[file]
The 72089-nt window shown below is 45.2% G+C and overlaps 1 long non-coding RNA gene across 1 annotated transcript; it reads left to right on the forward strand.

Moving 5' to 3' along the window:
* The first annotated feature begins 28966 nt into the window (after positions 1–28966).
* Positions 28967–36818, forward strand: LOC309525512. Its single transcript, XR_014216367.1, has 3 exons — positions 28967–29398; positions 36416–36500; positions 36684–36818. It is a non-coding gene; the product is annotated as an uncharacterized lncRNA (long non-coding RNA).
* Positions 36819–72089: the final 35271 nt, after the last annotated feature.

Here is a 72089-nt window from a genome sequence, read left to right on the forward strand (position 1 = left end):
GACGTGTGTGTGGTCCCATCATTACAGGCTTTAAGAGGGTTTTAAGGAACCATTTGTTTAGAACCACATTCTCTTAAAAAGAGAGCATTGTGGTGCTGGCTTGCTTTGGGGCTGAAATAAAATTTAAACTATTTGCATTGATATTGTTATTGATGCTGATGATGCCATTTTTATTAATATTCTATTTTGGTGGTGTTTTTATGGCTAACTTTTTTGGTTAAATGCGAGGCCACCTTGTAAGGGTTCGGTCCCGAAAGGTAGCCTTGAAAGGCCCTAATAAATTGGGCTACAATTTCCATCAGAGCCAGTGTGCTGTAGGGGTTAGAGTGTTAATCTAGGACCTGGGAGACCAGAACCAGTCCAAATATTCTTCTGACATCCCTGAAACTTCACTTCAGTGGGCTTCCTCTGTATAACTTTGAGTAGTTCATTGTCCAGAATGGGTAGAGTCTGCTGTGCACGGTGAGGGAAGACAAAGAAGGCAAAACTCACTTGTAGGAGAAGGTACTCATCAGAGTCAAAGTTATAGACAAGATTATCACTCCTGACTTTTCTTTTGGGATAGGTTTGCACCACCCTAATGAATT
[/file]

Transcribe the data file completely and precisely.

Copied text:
The 72089-nt window shown below is 45.2% G+C and overlaps 1 long non-coding RNA gene across 1 annotated transcript; it reads left to right on the forward strand.

Moving 5' to 3' along the window:
* The first annotated feature begins 28966 nt into the window (after positions 1–28966).
* Positions 28967–36818, forward strand: LOC309525512. Its single transcript, XR_014216367.1, has 3 exons — positions 28967–29398; positions 36416–36500; positions 36684–36818. It is a non-coding gene; the product is annotated as an uncharacterized lncRNA (long non-coding RNA).
* Positions 36819–72089: the final 35271 nt, after the last annotated feature.

Here is a 72089-nt window from a genome sequence, read left to right on the forward strand (position 1 = left end):
GACGTGTGTGTGGTCCCATCATTACAGGCTTTAAGAGGGTTTTAAGGAACCATTTGTTTAGAACCACATTCTCTTAAAAAGAGAGCATTGTGGTGCTGGCTTGCTTTGGGGCTGAAATAAAATTTAAACTATTTGCATTGATATTGTTATTGATGCTGATGATGCCATTTTTATTAATATTCTATTTTGGTGGTGTTTTTATGGCTAACTTTTTTGGTTAAATGCGAGGCCACCTTGTAAGGGTTCGGTCCCGAAAGGTAGCCTTGAAAGGCCCTAATAAATTGGGCTACAATTTCCATCAGAGCCAGTGTGCTGTAGGGGTTAGAGTGTTAATCTAGGACCTGGGAGACCAGAACCAGTCCAAATATTCTTCTGACATCCCTGAAACTTCACTTCAGTGGGCTTCCTCTGTATAACTTTGAGTAGTTCATTGTCCAGAATGGGTAGAGTCTGCTGTGCACGGTGAGGGAAGACAAAGAAGGCAAAACTCACTTGTAGGAGAAGGTACTCATCAGAGTCAAAGTTATAGACAAGATTATCACTCCTGACTTTTCTTTTGGGATAGGTTTGCACCACCCTAATGAATT